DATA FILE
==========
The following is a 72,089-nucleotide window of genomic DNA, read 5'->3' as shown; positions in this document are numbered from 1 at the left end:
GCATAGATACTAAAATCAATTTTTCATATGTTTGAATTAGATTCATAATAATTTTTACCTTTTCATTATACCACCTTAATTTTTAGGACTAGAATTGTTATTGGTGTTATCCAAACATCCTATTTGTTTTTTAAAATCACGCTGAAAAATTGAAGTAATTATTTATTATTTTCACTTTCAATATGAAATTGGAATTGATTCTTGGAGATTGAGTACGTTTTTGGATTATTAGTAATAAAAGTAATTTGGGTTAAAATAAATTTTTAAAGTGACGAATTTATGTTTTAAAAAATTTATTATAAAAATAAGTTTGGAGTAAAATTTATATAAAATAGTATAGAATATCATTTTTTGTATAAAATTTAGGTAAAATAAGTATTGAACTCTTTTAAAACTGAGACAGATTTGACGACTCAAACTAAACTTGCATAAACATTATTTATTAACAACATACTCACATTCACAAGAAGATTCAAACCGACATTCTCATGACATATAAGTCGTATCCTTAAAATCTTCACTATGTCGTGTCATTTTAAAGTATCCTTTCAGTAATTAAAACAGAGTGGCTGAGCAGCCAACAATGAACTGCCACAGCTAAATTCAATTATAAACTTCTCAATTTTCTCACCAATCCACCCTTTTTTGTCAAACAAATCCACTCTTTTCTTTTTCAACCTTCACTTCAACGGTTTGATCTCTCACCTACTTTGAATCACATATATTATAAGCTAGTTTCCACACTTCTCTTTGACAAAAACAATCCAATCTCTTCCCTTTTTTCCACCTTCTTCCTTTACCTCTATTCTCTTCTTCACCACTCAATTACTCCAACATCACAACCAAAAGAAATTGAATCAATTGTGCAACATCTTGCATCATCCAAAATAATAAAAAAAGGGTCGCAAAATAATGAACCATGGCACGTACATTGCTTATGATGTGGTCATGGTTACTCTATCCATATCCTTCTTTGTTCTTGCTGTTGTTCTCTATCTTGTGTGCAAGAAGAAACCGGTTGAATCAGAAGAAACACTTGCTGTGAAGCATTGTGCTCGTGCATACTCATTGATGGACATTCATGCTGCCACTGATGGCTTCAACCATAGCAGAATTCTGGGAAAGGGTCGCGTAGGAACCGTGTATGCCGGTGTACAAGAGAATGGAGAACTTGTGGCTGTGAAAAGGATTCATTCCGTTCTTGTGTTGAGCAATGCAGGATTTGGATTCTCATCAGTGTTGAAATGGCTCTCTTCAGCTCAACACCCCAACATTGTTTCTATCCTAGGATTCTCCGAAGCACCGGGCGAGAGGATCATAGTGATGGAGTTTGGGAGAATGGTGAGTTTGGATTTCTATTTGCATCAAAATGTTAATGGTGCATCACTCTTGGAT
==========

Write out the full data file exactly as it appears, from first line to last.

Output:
The following is a 72,089-nucleotide window of genomic DNA, read 5'->3' as shown; positions in this document are numbered from 1 at the left end:
GCATAGATACTAAAATCAATTTTTCATATGTTTGAATTAGATTCATAATAATTTTTACCTTTTCATTATACCACCTTAATTTTTAGGACTAGAATTGTTATTGGTGTTATCCAAACATCCTATTTGTTTTTTAAAATCACGCTGAAAAATTGAAGTAATTATTTATTATTTTCACTTTCAATATGAAATTGGAATTGATTCTTGGAGATTGAGTACGTTTTTGGATTATTAGTAATAAAAGTAATTTGGGTTAAAATAAATTTTTAAAGTGACGAATTTATGTTTTAAAAAATTTATTATAAAAATAAGTTTGGAGTAAAATTTATATAAAATAGTATAGAATATCATTTTTTGTATAAAATTTAGGTAAAATAAGTATTGAACTCTTTTAAAACTGAGACAGATTTGACGACTCAAACTAAACTTGCATAAACATTATTTATTAACAACATACTCACATTCACAAGAAGATTCAAACCGACATTCTCATGACATATAAGTCGTATCCTTAAAATCTTCACTATGTCGTGTCATTTTAAAGTATCCTTTCAGTAATTAAAACAGAGTGGCTGAGCAGCCAACAATGAACTGCCACAGCTAAATTCAATTATAAACTTCTCAATTTTCTCACCAATCCACCCTTTTTTGTCAAACAAATCCACTCTTTTCTTTTTCAACCTTCACTTCAACGGTTTGATCTCTCACCTACTTTGAATCACATATATTATAAGCTAGTTTCCACACTTCTCTTTGACAAAAACAATCCAATCTCTTCCCTTTTTTCCACCTTCTTCCTTTACCTCTATTCTCTTCTTCACCACTCAATTACTCCAACATCACAACCAAAAGAAATTGAATCAATTGTGCAACATCTTGCATCATCCAAAATAATAAAAAAAGGGTCGCAAAATAATGAACCATGGCACGTACATTGCTTATGATGTGGTCATGGTTACTCTATCCATATCCTTCTTTGTTCTTGCTGTTGTTCTCTATCTTGTGTGCAAGAAGAAACCGGTTGAATCAGAAGAAACACTTGCTGTGAAGCATTGTGCTCGTGCATACTCATTGATGGACATTCATGCTGCCACTGATGGCTTCAACCATAGCAGAATTCTGGGAAAGGGTCGCGTAGGAACCGTGTATGCCGGTGTACAAGAGAATGGAGAACTTGTGGCTGTGAAAAGGATTCATTCCGTTCTTGTGTTGAGCAATGCAGGATTTGGATTCTCATCAGTGTTGAAATGGCTCTCTTCAGCTCAACACCCCAACATTGTTTCTATCCTAGGATTCTCCGAAGCACCGGGCGAGAGGATCATAGTGATGGAGTTTGGGAGAATGGTGAGTTTGGATTTCTATTTGCATCAAAATGTTAATGGTGCATCACTCTTGGAT